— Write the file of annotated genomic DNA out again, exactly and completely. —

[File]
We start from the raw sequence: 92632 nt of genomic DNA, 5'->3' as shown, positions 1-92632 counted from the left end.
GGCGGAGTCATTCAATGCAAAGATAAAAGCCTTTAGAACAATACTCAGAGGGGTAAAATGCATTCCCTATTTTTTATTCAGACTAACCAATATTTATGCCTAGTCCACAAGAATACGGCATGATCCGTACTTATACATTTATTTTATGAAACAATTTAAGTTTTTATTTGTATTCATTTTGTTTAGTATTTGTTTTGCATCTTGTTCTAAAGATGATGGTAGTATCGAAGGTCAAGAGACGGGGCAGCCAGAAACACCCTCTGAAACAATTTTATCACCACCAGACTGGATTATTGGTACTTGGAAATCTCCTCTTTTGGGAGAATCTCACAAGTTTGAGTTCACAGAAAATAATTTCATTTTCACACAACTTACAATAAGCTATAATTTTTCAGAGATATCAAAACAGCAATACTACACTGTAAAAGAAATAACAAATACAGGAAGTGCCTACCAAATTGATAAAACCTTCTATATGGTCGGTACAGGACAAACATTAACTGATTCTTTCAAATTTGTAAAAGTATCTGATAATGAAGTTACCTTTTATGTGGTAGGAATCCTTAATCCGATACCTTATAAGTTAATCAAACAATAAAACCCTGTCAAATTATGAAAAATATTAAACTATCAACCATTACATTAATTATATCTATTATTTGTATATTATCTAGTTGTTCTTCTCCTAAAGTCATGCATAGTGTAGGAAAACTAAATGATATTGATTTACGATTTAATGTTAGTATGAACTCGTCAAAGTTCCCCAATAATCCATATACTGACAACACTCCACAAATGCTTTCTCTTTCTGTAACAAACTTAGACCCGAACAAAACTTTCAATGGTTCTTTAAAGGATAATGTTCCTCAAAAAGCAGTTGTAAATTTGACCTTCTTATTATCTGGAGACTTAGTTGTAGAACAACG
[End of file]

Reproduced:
We start from the raw sequence: 92632 nt of genomic DNA, 5'->3' as shown, positions 1-92632 counted from the left end.
GGCGGAGTCATTCAATGCAAAGATAAAAGCCTTTAGAACAATACTCAGAGGGGTAAAATGCATTCCCTATTTTTTATTCAGACTAACCAATATTTATGCCTAGTCCACAAGAATACGGCATGATCCGTACTTATACATTTATTTTATGAAACAATTTAAGTTTTTATTTGTATTCATTTTGTTTAGTATTTGTTTTGCATCTTGTTCTAAAGATGATGGTAGTATCGAAGGTCAAGAGACGGGGCAGCCAGAAACACCCTCTGAAACAATTTTATCACCACCAGACTGGATTATTGGTACTTGGAAATCTCCTCTTTTGGGAGAATCTCACAAGTTTGAGTTCACAGAAAATAATTTCATTTTCACACAACTTACAATAAGCTATAATTTTTCAGAGATATCAAAACAGCAATACTACACTGTAAAAGAAATAACAAATACAGGAAGTGCCTACCAAATTGATAAAACCTTCTATATGGTCGGTACAGGACAAACATTAACTGATTCTTTCAAATTTGTAAAAGTATCTGATAATGAAGTTACCTTTTATGTGGTAGGAATCCTTAATCCGATACCTTATAAGTTAATCAAACAATAAAACCCTGTCAAATTATGAAAAATATTAAACTATCAACCATTACATTAATTATATCTATTATTTGTATATTATCTAGTTGTTCTTCTCCTAAAGTCATGCATAGTGTAGGAAAACTAAATGATATTGATTTACGATTTAATGTTAGTATGAACTCGTCAAAGTTCCCCAATAATCCATATACTGACAACACTCCACAAATGCTTTCTCTTTCTGTAACAAACTTAGACCCGAACAAAACTTTCAATGGTTCTTTAAAGGATAATGTTCCTCAAAAAGCAGTTGTAAATTTGACCTTCTTATTATCTGGAGACTTAGTTGTAGAACAACG